Stories From the Nationwide Tour
Joe Ogilvie has received the lion's share of publicity this year as he's been on top of the money list all but one week after winning the season-opening Jacob's Creek Open in Australia. Ironically, Joe had to receive a sponsor's exemption just to get into the field. He began the year as a conditional member with relatively poor status after finishing 216th on last year's PGA Tour money list. Joe originally earned his way onto the PGA Tour via the Nationwide Tour by finishing third in earnings in 1998.
He's already guaranteed himself a return trip back to the 'big tour' next year. The only question remaining for Joe is whether he'll earn the Battlefield Promotion. He's only one win away from that instant promotion after winning his second tournament this year in Hershey, Pa..
While Ogilvie has enjoyed a virtual lock on the top spot on the money list, another player has been the subject of much of the driving range chatter amongst the players and caddies.
Zack Johnson also began the season as a conditional member, although he earned his card through Q-School. This is his second go-round with the Nationwide Tour. In 2000, Zack's rookie season, things weren't quite as easy as they've seemed this year. He finished 174th on the money list. This year's been quite the opposite.
Zack survived a seven-way playoff for one spot at the Monday qualifier for the First Tee Arkansas Classic back in April, his first start of the season. Since then, he has been on a tear, the likes of which has rarely been seen before on the Nationwide Tour.
Zack Johnson has played 46 competitive rounds this year. After 41 of those rounds he was in no worse than 20th place in the tournament. 35 of the 46, he's been in the top 10. He's had eight top-10 finishes in 12 events played, including a victory. Zack has the lowest stroke average of any player on the three tours (PGA, Champions, Nationwide). Actually, Tiger's is lower but it's an adjusted average--his unadjusted (real) stroke average is higher. Perhaps most remarkable of all, Zack was the 16th-ranked player in the world (yes, the WORLD) last week according to the Golfweek/Sagarin ranking system.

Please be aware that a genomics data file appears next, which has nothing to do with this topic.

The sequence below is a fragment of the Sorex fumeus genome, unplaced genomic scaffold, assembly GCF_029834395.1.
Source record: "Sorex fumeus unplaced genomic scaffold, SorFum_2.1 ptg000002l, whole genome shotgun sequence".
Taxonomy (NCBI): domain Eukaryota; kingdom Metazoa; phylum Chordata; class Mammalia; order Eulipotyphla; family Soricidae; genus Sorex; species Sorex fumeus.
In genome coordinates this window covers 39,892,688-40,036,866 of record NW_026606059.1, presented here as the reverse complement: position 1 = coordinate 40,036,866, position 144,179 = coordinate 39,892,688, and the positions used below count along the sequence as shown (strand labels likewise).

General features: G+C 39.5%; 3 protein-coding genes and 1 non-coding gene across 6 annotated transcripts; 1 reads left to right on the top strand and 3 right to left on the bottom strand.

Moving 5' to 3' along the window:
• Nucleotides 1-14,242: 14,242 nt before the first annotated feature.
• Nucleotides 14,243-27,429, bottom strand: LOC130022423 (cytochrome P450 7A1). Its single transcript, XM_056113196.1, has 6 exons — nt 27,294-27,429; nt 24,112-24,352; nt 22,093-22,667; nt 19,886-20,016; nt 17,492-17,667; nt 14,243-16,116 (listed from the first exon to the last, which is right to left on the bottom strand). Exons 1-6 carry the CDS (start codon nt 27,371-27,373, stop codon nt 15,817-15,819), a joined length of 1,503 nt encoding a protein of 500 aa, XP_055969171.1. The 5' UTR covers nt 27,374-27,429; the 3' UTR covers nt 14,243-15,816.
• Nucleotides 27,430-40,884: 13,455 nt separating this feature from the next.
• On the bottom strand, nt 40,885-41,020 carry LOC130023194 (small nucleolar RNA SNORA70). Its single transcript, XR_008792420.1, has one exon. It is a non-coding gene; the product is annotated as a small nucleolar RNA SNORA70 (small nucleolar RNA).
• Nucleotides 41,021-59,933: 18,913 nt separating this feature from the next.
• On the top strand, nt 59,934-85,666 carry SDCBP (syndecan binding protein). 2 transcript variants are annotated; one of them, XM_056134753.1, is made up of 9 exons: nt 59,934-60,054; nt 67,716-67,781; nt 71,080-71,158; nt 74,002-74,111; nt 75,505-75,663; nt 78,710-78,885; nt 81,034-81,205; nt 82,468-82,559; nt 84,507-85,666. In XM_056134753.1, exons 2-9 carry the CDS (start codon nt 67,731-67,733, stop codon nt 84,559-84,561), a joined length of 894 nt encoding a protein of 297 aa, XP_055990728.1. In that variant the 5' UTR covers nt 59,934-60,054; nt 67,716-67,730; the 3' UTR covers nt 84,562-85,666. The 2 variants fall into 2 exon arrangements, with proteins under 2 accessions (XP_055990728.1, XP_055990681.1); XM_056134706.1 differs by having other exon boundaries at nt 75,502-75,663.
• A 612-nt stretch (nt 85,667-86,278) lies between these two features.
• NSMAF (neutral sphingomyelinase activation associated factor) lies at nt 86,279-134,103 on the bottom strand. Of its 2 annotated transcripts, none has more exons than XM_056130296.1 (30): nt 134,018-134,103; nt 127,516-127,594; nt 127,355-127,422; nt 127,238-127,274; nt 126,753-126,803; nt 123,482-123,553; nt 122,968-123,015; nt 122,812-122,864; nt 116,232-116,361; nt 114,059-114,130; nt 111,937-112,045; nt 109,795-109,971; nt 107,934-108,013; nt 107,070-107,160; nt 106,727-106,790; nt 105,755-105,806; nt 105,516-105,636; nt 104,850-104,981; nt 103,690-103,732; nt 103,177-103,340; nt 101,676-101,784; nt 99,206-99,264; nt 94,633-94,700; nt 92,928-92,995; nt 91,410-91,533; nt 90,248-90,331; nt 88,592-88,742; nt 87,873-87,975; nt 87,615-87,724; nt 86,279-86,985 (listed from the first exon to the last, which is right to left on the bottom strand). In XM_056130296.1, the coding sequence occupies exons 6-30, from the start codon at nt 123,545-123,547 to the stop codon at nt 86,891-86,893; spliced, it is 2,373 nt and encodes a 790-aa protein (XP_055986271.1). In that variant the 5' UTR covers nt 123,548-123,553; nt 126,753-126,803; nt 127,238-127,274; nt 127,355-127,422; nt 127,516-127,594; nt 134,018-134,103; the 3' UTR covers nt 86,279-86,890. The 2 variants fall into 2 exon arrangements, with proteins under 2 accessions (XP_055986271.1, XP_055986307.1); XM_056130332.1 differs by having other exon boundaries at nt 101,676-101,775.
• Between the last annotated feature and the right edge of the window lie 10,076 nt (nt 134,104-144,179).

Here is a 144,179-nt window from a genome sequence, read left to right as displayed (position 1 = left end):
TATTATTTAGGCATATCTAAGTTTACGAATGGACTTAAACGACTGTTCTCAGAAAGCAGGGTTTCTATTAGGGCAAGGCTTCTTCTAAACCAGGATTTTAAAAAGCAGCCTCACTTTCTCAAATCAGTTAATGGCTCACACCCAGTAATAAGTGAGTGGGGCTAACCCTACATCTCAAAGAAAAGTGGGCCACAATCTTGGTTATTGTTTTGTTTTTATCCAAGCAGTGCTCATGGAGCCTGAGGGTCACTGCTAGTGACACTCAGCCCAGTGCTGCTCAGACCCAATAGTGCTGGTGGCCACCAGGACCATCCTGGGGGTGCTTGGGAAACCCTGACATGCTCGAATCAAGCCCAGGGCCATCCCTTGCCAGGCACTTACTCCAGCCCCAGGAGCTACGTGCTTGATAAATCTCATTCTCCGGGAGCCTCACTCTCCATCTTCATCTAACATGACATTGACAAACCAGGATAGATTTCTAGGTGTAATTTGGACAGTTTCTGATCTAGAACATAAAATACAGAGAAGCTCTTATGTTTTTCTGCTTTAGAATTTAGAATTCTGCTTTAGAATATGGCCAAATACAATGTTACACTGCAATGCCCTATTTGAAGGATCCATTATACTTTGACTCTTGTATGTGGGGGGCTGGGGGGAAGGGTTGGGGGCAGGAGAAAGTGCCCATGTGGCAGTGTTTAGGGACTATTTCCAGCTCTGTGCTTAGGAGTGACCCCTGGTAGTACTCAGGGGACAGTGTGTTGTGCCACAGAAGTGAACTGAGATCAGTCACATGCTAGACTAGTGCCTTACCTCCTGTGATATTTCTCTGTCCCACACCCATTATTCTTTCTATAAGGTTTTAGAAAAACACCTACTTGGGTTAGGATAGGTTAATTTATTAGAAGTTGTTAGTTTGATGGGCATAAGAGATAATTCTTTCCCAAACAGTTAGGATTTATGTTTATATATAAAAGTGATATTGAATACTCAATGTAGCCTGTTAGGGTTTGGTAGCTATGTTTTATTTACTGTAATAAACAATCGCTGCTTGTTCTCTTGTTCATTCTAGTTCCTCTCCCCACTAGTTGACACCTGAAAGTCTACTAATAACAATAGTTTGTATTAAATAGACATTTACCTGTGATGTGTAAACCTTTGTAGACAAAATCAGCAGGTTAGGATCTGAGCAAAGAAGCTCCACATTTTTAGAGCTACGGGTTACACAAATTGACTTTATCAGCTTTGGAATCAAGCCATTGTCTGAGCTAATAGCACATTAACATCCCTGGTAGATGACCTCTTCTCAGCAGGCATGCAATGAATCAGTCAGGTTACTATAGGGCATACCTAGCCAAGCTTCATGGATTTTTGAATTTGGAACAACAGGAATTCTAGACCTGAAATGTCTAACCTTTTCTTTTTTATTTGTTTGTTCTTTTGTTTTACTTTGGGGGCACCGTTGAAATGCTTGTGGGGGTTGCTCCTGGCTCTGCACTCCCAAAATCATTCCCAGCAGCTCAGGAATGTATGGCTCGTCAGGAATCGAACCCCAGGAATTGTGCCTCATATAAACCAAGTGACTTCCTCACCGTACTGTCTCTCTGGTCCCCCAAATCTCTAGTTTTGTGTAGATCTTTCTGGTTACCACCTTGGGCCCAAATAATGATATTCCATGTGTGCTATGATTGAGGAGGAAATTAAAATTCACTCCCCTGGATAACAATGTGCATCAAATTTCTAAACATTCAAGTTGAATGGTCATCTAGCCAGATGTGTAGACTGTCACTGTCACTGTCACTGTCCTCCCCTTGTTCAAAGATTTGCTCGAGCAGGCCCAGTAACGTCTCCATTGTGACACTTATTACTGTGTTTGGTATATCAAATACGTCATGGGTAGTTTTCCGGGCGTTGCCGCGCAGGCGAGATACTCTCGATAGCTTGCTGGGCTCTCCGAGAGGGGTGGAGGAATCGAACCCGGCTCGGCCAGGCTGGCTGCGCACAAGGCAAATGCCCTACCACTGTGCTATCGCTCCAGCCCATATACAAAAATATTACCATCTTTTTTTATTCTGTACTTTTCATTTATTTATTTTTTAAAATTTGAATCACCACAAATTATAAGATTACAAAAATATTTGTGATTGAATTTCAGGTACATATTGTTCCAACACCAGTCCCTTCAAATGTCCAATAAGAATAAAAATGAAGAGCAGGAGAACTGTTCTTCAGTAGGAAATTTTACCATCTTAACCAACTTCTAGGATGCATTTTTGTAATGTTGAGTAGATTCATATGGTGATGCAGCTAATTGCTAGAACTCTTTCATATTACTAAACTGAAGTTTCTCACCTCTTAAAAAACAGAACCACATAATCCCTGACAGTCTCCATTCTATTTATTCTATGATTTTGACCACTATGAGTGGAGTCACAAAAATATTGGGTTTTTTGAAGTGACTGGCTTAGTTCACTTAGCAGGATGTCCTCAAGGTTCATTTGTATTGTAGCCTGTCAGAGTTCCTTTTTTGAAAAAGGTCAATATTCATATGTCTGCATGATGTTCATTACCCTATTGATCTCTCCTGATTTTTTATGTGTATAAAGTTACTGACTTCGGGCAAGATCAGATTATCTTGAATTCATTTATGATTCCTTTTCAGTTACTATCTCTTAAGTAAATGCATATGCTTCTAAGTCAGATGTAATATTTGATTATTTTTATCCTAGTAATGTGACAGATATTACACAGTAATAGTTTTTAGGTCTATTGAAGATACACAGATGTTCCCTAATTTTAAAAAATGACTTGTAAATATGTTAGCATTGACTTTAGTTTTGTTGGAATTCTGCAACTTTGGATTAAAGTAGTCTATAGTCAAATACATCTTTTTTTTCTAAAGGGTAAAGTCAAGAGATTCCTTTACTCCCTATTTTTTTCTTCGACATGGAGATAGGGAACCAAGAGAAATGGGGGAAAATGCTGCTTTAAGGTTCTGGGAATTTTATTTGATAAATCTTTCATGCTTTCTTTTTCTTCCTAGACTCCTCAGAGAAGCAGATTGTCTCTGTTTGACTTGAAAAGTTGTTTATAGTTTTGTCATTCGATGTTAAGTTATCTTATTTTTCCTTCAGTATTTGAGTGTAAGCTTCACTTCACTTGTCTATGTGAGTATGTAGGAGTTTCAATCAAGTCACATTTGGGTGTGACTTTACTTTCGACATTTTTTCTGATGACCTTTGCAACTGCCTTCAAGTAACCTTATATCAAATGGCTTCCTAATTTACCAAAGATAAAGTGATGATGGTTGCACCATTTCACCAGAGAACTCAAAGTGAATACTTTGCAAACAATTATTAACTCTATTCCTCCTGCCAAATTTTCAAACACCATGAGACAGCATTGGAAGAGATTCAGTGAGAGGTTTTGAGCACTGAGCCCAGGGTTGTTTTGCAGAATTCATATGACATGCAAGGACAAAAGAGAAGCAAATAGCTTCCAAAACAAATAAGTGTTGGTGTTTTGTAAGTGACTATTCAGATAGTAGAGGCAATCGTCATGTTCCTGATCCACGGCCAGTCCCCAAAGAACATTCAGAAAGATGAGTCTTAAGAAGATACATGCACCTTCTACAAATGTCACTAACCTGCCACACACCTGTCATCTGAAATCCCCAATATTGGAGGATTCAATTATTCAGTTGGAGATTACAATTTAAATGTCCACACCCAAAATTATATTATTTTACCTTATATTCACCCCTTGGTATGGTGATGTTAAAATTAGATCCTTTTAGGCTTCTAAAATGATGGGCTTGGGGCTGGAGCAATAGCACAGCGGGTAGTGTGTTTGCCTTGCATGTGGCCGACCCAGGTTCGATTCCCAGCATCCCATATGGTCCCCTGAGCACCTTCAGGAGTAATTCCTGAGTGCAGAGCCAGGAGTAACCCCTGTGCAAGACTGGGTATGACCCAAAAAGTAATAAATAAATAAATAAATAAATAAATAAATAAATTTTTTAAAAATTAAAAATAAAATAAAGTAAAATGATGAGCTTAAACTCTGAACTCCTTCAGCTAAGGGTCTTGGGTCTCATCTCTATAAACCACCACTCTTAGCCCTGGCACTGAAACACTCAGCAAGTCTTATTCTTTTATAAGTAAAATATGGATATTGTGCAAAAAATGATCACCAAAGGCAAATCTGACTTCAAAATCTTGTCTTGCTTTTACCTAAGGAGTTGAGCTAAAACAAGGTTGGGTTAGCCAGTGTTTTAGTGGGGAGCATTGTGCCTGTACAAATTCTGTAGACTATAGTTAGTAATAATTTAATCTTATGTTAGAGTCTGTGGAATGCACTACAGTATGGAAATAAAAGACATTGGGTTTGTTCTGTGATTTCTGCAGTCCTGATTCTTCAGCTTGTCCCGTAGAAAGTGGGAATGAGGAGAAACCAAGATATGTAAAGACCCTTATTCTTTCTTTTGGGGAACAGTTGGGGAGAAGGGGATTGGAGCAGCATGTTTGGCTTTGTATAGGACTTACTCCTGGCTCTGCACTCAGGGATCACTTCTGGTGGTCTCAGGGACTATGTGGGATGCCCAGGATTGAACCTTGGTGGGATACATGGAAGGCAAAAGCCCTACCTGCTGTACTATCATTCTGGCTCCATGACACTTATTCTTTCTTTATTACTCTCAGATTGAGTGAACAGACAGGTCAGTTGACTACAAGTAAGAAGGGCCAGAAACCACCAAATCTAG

Zack's stats from this 12-tournament tear dwarf those from some of the best players the Nationwide Tour has ever seen. Better than Stewart Cink's in 1996 when he finished 11th or better in his first seven events. Better even than Tom Lehman's of 1991 and Chad Campbell's of 2001. Zack is currently second on the money list and also a lock to graduate.
Vaughn Taylor is one of four players this year to play their way onto the Nationwide Tour from non-member status. Shain Tait, Andre Stolz, and Jason Bohn are the others. From no status to third on the money list with $215,018 is pretty amazing. If it weren't for the play of his good friend Zack Johnson, Vaughn would likely be the subject of most of the 'envy-chatter'.
Ryan Palmer, a rookie who won the second tournament of the year, seems to have gotten back on track. Having struggled some since his victory in March, Ryan just had back-to-back solo third-place finishes the last two weeks. He's also now playing on house money with just under $200,000 - more than enough to gurantee a top-20 finish this season.
(Shameless plug here: Ryan Palmer is also one of four players featured on each episode of Quest for the Card: Inside The Nationwide Tour hosted byno, that would be too shameless, even for me. This wonderful show next airs Thursday @ 7:00 pm.-- don't miss it!)
By my estimation, the number of player's who've already locked up their PGA Tour cards for next year runs all the way down to Tom Carter at No. 9 with $175,000. Using the past few seasons as a guideline, the 20th position at year's end should be somewhere in the neighborhood of $165,000 to $170,000. There are a few players that I certainly expect to earn their diplomas this year that haven't yet earned enough to put it on cruise control.
Kyle Thompson and Lucas Glover are two that I picked before the season started and they seem to be up to the monumental challenge of proving me right.
Thompson currently sits in 11th place on the heels of his second runner-up finish of the year last week at the Chattanooga Classic. And Lucas Glover is 21st with just over $100,000. Both are young players just out of college with tons of game and seemingly less than zero fear.
Tommy Tolles, currently 19th, appears to finally be regaining the confidence that took him to a third-place finish at the 1997 Masters and nearly a spot on that year's Ryder Cup team. I would be surprised if he doesn't lock up his card by the end of September.